In the autobiographical book “Veronica decides to die” (Coelho, 1998b), Coelho responded predominantly to the question of the soul and the d.) concept of (im) mortality while dealing with the question of suicide, life and death and the value of life (Coelho, 2000). Coelho discovered life as a miracle (Yunus, 2014) and described the realisation of death and its impact on life (Coelho, 1998a, p. 220) through overcoming personal limitations (Coelho, 2007, p. 93) through passion (Coelho, 2007, p. 99), another quality of God ((a) description and communication of God.)

In the same book, Coelho connected to the question of (e) meaning in life by describing the differences in values and life purposes of Veronica and her parents (Coelho, 1998b). Personal growth was an important topic for Coelho (2007, p. 102), which was reached through finding one’s standing in the world while growing from within through love ((c) conceptualisation of humankind’s place) (Coelho, 2007, p. 119). The spiritual way is an unknown way, which lets individuals experience life with enthusiasm without feeling themselves to be different or privileged (Arias, 2001, p. 21). For Coelho (2007, p. 58), life’s purpose is to live the individual and personal fate and to fulfil the mission that is determined ((e) meaning in life). To fulfil this mission, an individual needs to reach out for his/her own potential, thereby, (e) contemplating the presence and nature of meaning in life (Table 7.7).

Impacting life forces:

Family In the book “Veronica decides to die”, Coelho (1998b) described in an autobiographical attempt his (verbally) violent relationship with his father and the relationship with his parents. He thereby worked through his own life story and the experience of being admitted to an asylum. He also referred to the difficulties he and his parents had to forgive one another for what had happened. However, he reported that he did not feel bitter about his parents’ actions, as a result of which the entire family suffered (Arias, 2001, p. 43). His parents seemed to be a strong factor in Coelho’s urge to develop personally and spiritually. Coelho’s experience of madness was strongly connected to his parents, their world view and their assumptions of acceptability and norms and therefore the impact of human misunderstanding (Coelho, 1998b, p. 25). Coelho tried to deal with unfulfilled needs and social family bonds through his autobiographical story (Budiadi, 2009).

Religion During this stage of his life, Coelho referred to God, took on various spiritual practices and promoted love as God’s way. Besides undergoing spiritual and religious rituals on a daily basis, Coelho included the I-Ching in decision-making (Morais, 2009, p. 421).

Education In “The zahir” (Coelho, 2005), Coelho referred to the concept of resilience as a means to overcoming trauma and defeat and reach happiness. He educated himself through travelling and encounters with individuals belonging to high society and thereby shaped his own values, belief and faith.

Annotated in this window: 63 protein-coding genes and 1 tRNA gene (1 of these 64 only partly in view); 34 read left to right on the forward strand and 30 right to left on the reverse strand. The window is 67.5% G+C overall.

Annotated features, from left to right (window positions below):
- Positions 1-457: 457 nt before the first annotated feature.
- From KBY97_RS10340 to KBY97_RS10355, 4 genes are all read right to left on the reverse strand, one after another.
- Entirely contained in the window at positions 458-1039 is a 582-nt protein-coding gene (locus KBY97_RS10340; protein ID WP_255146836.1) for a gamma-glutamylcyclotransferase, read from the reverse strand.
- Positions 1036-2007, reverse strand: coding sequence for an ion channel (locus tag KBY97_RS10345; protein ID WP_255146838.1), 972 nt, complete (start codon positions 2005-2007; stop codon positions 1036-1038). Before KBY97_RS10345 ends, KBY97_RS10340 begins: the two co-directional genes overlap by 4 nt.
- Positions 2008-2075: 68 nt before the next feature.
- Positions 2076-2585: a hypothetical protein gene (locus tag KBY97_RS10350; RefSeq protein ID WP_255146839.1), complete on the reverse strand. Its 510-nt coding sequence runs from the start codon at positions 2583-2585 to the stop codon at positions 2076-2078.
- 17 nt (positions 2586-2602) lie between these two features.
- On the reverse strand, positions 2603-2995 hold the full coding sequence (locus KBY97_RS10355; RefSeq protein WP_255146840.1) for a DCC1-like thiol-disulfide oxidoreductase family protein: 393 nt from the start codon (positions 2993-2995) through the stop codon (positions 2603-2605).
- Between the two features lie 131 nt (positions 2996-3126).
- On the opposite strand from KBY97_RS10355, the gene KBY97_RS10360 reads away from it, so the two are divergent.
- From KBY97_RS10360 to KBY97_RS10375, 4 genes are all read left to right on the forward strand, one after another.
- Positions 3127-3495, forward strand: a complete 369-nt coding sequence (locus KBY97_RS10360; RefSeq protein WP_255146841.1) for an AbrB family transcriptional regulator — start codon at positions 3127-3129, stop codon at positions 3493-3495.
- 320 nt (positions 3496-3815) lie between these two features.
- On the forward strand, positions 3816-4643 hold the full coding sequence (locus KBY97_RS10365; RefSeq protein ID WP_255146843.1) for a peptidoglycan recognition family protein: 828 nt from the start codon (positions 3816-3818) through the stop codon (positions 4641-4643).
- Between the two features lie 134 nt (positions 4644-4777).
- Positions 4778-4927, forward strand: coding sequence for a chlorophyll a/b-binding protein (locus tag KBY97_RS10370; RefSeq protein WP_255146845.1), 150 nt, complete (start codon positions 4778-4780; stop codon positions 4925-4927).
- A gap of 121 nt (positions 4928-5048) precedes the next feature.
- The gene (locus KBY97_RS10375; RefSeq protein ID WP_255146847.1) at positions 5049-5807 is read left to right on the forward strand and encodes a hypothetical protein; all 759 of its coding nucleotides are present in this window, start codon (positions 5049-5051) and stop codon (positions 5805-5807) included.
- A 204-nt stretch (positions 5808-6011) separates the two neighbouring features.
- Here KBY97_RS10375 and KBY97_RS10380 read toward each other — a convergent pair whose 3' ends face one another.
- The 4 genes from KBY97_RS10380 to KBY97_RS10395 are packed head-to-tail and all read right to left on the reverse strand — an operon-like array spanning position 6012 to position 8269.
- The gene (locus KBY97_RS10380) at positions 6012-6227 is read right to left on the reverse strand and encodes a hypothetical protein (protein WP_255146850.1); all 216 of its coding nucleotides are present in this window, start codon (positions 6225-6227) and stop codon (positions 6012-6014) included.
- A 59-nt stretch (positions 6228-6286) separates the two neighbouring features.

Community During this period in his life, Coelho explored concepts of sanity and insanity, as well as in- and outgroup phenomena in society, which are defined by social and cultural norms (2000, pp. 30-31). He was invited to the world economic fair, as well as to a white tie party in Buckingham Palace (Morais, 2009), and became part of the global upper class.

Media From 1998 onwards several scientific studies were written on Paulo Coelho’s books in Brazil and internationally (Martin, 2012; Mertel, 2000). Arias (2001) published excerpts from a personal interview with Coelho. Coelho was in the media, receiving many awards and achievements for his creative works (Morais, 2009, p. 408). He travelled to promote his books from 1998 to 2000 (Morais, 2009). While becoming famous, Coelho kept his faith and practised his religious rituals (b).

Business/Industry Coelho proceeded to write books that became bestsellers and acted in the theatre. A DVD on his life was published (Young, 2009). He was conscious of his individual responsibility, ethical commitment, own conscience, faith and the spiritual path, because only individual responsibility led to a spiritual path that needed no masters or captains (Arias, 2001, p. 79). He made decisions by intuition (Coelho, 2007, p. 107) and finally became a member of the Brazilian Academy of Letters (Morais, 2009).

No information on the influence of the government in this period is given in the literature. From 2001 onwards Coelho became increasingly involved in international high society and global events, met with politicians and was invited to the economic forum in Davos (Morais, 2009). From this point onwards, Coelho reached people across social, economic and cultural social strata regardless of sex, race and age (Morais, 2009). He also saw the importance of writers’ impact and statements on international and global political events.